“The bill trades a right for a promise that is guaranteed to be broken.”
Dec. 4, 2014, Fairfax, Va.—Americans for Limited Government President Nathan Mehrens today issued the following statement urging opposition to H.R. 5737 by Rep. Mike Kelly (R-Pa.), which authorizes the Department of Commerce’s National Telecommunications and Information Administration (NTIA) to give away the Internet to the Internet Corporation for Assigned Names and Numbers (ICANN) upon “written certification that the Assistant Secretary has received a proposal for relinquishing the responsibilities of the NTIA with respect to Internet domain name functions that ensures… ICANN appl[ies] a standard that is at least as protective of such freedoms as is the First Amendment to the Constitution”:
“We shouldn’t even be having this conversation, when nobody has even made the case for the necessity of the Internet transition. Why is creating a global, unaccountable monopoly for Internet governance so important? It is not up to Congress to make that case for the President. It is up to Congress to stop him, because once the Internet is gone, we won’t get it back.
“To support this legislation under the guise of ‘prohibiting’ the Internet transition, when the bill authorizes the giveaway, is disingenuous. The so-called ‘Defending Internet Freedom Act of 2014’ provides the very Congressional authorization for the Internet giveaway that the President desperately needs in return for empty promises from unaccountable multinational stakeholders and a bogus ‘freedom’ certification by NTIA that cannot possibly be enforced.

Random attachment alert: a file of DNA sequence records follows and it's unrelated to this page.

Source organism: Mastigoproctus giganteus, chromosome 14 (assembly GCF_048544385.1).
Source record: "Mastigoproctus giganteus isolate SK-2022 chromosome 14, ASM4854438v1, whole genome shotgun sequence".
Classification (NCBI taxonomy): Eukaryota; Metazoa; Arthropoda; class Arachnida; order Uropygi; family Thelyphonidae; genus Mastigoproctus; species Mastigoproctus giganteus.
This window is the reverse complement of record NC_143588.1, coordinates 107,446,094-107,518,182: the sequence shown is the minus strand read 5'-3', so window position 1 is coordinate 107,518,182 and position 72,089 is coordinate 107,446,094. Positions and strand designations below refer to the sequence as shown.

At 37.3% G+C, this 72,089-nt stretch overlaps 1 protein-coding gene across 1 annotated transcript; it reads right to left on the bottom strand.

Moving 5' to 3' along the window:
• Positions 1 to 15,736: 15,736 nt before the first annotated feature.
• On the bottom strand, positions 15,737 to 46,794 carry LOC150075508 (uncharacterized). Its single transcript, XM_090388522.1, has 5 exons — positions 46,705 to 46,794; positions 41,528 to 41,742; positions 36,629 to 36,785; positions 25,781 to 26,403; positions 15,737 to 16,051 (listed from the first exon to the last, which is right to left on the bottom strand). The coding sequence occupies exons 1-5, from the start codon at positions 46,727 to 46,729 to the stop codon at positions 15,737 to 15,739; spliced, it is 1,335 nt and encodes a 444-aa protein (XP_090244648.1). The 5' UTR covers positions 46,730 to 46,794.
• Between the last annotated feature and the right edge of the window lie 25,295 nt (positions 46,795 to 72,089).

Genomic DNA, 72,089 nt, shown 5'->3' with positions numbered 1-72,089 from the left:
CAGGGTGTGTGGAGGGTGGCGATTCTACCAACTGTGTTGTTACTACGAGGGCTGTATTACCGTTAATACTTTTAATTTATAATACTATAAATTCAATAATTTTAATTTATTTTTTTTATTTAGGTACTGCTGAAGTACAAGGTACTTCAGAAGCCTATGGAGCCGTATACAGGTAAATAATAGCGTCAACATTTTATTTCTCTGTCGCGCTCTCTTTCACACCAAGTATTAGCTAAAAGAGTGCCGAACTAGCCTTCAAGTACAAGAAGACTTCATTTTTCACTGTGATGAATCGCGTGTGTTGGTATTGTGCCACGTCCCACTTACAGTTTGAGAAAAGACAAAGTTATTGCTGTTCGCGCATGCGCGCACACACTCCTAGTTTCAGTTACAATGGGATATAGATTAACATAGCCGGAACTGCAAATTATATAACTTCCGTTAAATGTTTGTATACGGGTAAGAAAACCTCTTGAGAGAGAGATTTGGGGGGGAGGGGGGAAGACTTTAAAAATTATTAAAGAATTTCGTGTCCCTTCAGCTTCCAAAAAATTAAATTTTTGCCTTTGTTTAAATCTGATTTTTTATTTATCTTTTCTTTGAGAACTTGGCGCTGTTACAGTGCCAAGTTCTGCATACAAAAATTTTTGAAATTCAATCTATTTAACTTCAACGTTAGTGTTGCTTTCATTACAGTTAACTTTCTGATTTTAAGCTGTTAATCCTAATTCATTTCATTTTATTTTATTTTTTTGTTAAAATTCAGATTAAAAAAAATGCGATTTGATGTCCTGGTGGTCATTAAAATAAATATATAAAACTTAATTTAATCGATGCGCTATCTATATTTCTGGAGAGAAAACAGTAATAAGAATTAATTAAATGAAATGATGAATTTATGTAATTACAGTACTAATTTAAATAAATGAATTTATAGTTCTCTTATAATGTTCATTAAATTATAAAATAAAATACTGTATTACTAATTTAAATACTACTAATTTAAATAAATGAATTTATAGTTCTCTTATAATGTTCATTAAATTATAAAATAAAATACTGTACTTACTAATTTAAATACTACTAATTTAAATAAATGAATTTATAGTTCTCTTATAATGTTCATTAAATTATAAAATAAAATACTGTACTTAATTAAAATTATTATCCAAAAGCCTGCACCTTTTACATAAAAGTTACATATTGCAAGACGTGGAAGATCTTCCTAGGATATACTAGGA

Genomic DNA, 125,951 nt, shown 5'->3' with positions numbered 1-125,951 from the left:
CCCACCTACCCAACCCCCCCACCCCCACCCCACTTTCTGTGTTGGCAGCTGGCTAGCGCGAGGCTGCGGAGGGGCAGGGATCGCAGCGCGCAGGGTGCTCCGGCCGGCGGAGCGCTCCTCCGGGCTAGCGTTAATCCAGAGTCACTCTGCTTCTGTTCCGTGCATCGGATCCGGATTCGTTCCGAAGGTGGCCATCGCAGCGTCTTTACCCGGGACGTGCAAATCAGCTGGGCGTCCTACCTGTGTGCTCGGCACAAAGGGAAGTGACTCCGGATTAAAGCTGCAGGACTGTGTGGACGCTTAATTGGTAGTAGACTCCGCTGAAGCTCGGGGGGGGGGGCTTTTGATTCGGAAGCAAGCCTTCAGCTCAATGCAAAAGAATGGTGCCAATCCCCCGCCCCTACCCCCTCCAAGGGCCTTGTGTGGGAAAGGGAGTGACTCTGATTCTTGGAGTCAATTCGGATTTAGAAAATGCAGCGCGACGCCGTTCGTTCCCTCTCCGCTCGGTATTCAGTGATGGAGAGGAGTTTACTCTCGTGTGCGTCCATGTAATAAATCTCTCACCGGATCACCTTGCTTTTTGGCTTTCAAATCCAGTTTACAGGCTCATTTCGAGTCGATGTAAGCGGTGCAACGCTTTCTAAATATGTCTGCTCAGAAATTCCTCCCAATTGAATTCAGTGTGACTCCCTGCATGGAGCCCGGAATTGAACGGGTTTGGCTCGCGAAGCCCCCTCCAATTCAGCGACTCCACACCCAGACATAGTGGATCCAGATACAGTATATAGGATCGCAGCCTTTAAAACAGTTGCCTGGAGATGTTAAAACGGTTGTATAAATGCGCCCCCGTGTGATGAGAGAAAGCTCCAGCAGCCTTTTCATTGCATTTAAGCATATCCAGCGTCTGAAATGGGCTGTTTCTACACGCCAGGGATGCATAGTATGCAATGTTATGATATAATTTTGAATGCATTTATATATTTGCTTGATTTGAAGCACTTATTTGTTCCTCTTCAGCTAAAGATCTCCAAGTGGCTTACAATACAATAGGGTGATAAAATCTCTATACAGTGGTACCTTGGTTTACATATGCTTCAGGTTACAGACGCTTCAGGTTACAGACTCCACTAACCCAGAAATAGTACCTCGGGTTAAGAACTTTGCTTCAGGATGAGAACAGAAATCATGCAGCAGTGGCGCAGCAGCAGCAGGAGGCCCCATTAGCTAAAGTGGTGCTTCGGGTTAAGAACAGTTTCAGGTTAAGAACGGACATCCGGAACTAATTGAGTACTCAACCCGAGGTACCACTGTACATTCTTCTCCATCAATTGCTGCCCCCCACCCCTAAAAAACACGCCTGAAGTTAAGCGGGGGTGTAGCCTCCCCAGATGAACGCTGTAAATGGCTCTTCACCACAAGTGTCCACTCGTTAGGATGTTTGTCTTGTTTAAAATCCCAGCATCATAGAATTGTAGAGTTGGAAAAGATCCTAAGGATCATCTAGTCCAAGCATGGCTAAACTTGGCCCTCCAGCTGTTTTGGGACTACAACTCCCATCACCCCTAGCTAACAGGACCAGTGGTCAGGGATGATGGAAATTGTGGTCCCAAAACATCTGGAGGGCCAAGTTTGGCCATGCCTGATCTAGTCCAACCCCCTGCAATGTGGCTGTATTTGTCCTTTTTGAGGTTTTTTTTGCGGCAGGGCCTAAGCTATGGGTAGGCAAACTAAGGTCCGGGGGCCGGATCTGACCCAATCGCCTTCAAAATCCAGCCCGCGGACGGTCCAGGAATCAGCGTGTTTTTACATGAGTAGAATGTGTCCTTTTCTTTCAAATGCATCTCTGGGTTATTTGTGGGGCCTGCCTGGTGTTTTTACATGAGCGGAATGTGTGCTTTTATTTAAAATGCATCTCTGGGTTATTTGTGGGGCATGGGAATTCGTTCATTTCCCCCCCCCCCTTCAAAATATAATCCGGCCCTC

“On its face, it is not possible for ICANN to apply a standard ‘at least as protective as the First Amendment,’ since once Internet governance is relinquished there will be zero recourse in federal court for any claims of censorship. There is no First Amendment cause of action that can be taken against a private institution. Yet, NTIA will have little trouble certifying it had received those assurances. Under the current arrangement as a U.S. government contractor, every user of the Internet already has full First Amendment protections should anything go awry. In essence, the bill trades a right for a promise that is guaranteed to be broken.
“In the future, there will be no requirement for ICANN to apply the highest level scrutiny for First Amendment claims against itself like a court would. Regardless of the bill, turning the Internet names and numbers functions over to ICANN effectively makes them the prosecutor, judge, jury, and executioner over all speech on the information superhighway with no recourse.
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